The ACLU and Equality California argue the magistrate erred as a matter of law in failing to consider relevance and burden on a sliding scale. Doc #614 at 10. The ACLU and Equality California argue proponents have demonstrated only a marginal relevance, if any, for the documents sought in the subpoenas.
Indeed, proponents' showing of relevance is minimal. Proponents rely without elaboration on the court's previous orders and the Ninth Circuit's opinion in Perry to assert that the subpoenas seek relevant documents under FRCP 26. In response to the court's question at the March 16 hearing why proponents need the documents, proponents referred to the court's order that the mix of information available to the voters could help determine the state interest in Proposition 8 and asserted that documents from No on 8 groups could add to the mix. Proponents also argue that the documents might speak to the political power of gays and lesbians, although proponents do not appear to have made use of publicly available documents in this regard during trial. See Doc #620 at 15 (stating that proponents "were unable to address issues put into contention by Plaintiffs," like contributions to the No on 8 campaign by progressive churches, even though information about such donations is available to the public under the Political Reform Act of 1974, Cal Govt Code § 81000 et seq). Although proponents describe the documents sought as "highly relevant," Doc #620 at 15, proponents do not attempt to make a showing that their need for the documents meets the heightened standard necessary to overcome the No on 8 groups' First Amendment privilege. See Perry, 591 F3d at 1164-1165 (applying the "First Amendment's more demanding heightened relevance standard" whether the party seeking discovery has "demonstrated an interest in obtaining the disclosures which is sufficient to justify the deterrent effect on the free exercise of the constitutionally protected right of association.") (citing NAACP v Alabama, 357 US 449, 463). Thus, proponents have failed to make a showing that the documents they seek are highly relevant to the claims they are defending against.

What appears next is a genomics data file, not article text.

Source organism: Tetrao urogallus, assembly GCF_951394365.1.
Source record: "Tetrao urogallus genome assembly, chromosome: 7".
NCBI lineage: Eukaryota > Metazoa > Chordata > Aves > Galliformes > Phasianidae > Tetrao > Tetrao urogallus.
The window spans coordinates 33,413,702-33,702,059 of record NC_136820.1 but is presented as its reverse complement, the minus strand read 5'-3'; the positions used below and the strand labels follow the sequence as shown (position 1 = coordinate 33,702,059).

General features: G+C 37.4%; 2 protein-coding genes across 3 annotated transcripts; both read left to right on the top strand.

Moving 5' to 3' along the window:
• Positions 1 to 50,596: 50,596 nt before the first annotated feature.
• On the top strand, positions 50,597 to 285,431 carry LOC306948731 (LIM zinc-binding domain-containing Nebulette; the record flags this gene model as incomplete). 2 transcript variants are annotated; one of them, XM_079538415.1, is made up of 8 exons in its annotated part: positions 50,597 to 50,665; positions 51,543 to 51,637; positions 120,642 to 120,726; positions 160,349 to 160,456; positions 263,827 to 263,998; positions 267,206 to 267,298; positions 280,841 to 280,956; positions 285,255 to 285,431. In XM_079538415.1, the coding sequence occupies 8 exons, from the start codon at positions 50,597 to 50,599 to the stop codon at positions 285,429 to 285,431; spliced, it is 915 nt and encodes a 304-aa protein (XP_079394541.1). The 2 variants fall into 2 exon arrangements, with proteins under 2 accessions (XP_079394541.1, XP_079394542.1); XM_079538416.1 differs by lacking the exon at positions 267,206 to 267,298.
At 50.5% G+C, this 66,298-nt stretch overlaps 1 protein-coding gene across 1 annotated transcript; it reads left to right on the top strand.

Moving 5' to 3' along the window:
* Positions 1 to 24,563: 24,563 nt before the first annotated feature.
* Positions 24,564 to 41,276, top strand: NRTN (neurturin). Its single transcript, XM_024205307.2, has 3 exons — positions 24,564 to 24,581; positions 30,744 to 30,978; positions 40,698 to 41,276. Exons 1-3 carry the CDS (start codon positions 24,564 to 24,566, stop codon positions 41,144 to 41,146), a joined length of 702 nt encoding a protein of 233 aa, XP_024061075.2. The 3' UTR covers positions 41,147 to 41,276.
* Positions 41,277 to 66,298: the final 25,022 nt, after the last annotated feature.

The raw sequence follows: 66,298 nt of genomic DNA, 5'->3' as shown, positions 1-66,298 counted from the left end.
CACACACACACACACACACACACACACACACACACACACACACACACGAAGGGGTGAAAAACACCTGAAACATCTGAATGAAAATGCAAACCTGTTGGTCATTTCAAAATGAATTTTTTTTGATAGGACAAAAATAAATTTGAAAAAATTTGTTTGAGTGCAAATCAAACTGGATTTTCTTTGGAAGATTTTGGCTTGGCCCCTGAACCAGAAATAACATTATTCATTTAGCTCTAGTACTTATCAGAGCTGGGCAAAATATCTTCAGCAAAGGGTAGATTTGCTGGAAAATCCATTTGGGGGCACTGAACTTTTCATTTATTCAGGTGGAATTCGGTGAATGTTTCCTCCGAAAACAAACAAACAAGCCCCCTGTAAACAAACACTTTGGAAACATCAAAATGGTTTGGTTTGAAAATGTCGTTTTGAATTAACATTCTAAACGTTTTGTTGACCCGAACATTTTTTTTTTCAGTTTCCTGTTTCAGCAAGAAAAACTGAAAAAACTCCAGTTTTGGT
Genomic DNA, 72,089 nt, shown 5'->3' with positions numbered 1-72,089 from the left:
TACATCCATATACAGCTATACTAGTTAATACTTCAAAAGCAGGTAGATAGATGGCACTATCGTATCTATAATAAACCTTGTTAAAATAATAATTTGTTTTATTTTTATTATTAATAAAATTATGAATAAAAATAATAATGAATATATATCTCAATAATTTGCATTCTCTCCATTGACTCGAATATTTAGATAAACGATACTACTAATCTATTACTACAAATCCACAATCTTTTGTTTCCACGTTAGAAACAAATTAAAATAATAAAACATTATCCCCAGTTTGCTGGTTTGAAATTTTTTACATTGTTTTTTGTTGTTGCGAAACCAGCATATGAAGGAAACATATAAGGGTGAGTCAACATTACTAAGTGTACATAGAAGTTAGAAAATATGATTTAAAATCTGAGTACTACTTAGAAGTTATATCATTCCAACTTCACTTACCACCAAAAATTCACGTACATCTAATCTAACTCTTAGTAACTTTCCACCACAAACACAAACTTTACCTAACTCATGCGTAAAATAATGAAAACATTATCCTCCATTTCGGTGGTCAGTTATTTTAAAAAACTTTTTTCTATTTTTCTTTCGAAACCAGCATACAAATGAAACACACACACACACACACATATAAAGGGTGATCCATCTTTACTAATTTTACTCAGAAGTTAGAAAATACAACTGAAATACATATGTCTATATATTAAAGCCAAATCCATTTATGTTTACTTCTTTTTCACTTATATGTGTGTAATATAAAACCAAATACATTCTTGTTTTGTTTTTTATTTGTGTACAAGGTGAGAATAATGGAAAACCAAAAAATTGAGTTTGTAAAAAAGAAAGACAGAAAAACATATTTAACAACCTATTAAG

Nevertheless, proponents' showing satisfies the standard of discoverability set forth in FRCP 26, and the magistrate did not err in ordering the No on 8 groups to comply with the proponents' subpoenas and to produce nonprivileged documents. Indeed, the magistrate carefully weighed the marginal relevance of proponents' discovery against the burden cast on the No on 8 groups. In doing so, the magistrate took substantial steps to ensure compliance with the subpoenas would not amount to an undue burden on the No on 8 groups. Doc #610 at 13. To the extent the ACLU and Equality California argue the magistrate's order imposes an undue burden on them, they have failed to substantiate the burden the magistrate's order imposes. See Doc #614 at 10-11 (citing to Doc #544, the declaration of Elizabeth Gill, filed before the magistrate issued the order compelling production). At the March 16 hearing, counsel for the ACLU stated he could not quantify the cost of production but that he believed the parties' submissions before the magistrate were sufficient to support the claim that the production ordered by the magistrate amounts to an undue burden. Tellingly, the ACLU and Equality California have made no showing regarding the burden on the No on 8 groups in complying with the magistrate's order. The court cannot, therefore, conclude that the magistrate clearly erred in compelling production despite the burden compliance may impose.
For the foregoing reasons, the court declines to disturb the magistrate's rulings regarding burden and relevance. The objections of the ACLU and Equality California on these points are DENIED.